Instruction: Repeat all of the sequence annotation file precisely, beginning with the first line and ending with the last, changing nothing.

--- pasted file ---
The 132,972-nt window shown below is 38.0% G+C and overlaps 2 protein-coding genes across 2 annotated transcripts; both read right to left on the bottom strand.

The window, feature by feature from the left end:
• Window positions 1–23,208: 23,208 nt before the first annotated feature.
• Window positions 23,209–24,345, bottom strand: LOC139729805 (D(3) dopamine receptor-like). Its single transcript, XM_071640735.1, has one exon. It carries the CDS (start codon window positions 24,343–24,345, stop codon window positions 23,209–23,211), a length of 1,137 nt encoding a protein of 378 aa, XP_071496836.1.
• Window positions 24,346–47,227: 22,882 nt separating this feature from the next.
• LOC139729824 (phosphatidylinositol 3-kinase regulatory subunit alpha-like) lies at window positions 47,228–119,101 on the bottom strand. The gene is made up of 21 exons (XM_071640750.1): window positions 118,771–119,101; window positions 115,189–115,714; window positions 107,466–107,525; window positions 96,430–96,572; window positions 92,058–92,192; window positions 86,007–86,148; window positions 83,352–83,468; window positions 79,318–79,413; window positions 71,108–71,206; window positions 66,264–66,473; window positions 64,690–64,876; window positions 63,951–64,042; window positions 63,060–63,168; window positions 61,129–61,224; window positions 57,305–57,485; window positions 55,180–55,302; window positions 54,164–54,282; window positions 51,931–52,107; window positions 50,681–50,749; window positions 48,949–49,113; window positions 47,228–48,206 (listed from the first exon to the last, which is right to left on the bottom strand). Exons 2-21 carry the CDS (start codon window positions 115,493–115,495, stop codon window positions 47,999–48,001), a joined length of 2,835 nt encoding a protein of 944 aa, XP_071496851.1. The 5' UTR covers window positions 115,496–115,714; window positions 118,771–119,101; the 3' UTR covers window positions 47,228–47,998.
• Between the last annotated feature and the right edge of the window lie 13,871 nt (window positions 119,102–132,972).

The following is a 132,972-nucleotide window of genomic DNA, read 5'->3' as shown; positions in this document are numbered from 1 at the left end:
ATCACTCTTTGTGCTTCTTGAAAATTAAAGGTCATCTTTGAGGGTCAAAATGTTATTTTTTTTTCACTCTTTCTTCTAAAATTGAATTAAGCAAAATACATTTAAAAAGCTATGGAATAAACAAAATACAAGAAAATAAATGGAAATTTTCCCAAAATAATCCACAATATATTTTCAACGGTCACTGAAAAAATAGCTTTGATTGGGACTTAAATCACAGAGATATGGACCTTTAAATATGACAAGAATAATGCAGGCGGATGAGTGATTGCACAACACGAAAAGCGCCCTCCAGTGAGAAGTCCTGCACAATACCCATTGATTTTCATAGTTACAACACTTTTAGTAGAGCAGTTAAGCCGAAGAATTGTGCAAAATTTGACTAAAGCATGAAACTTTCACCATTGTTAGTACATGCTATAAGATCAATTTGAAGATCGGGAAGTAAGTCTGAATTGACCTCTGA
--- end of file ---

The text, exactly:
The 132,972-nt window shown below is 38.0% G+C and overlaps 2 protein-coding genes across 2 annotated transcripts; both read right to left on the bottom strand.

The window, feature by feature from the left end:
• Window positions 1–23,208: 23,208 nt before the first annotated feature.
• Window positions 23,209–24,345, bottom strand: LOC139729805 (D(3) dopamine receptor-like). Its single transcript, XM_071640735.1, has one exon. It carries the CDS (start codon window positions 24,343–24,345, stop codon window positions 23,209–23,211), a length of 1,137 nt encoding a protein of 378 aa, XP_071496836.1.
• Window positions 24,346–47,227: 22,882 nt separating this feature from the next.
• LOC139729824 (phosphatidylinositol 3-kinase regulatory subunit alpha-like) lies at window positions 47,228–119,101 on the bottom strand. The gene is made up of 21 exons (XM_071640750.1): window positions 118,771–119,101; window positions 115,189–115,714; window positions 107,466–107,525; window positions 96,430–96,572; window positions 92,058–92,192; window positions 86,007–86,148; window positions 83,352–83,468; window positions 79,318–79,413; window positions 71,108–71,206; window positions 66,264–66,473; window positions 64,690–64,876; window positions 63,951–64,042; window positions 63,060–63,168; window positions 61,129–61,224; window positions 57,305–57,485; window positions 55,180–55,302; window positions 54,164–54,282; window positions 51,931–52,107; window positions 50,681–50,749; window positions 48,949–49,113; window positions 47,228–48,206 (listed from the first exon to the last, which is right to left on the bottom strand). Exons 2-21 carry the CDS (start codon window positions 115,493–115,495, stop codon window positions 47,999–48,001), a joined length of 2,835 nt encoding a protein of 944 aa, XP_071496851.1. The 5' UTR covers window positions 115,496–115,714; window positions 118,771–119,101; the 3' UTR covers window positions 47,228–47,998.
• Between the last annotated feature and the right edge of the window lie 13,871 nt (window positions 119,102–132,972).

The following is a 132,972-nucleotide window of genomic DNA, read 5'->3' as shown; positions in this document are numbered from 1 at the left end:
ATCACTCTTTGTGCTTCTTGAAAATTAAAGGTCATCTTTGAGGGTCAAAATGTTATTTTTTTTTCACTCTTTCTTCTAAAATTGAATTAAGCAAAATACATTTAAAAAGCTATGGAATAAACAAAATACAAGAAAATAAATGGAAATTTTCCCAAAATAATCCACAATATATTTTCAACGGTCACTGAAAAAATAGCTTTGATTGGGACTTAAATCACAGAGATATGGACCTTTAAATATGACAAGAATAATGCAGGCGGATGAGTGATTGCACAACACGAAAAGCGCCCTCCAGTGAGAAGTCCTGCACAATACCCATTGATTTTCATAGTTACAACACTTTTAGTAGAGCAGTTAAGCCGAAGAATTGTGCAAAATTTGACTAAAGCATGAAACTTTCACCATTGTTAGTACATGCTATAAGATCAATTTGAAGATCGGGAAGTAAGTCTGAATTGACCTCTGA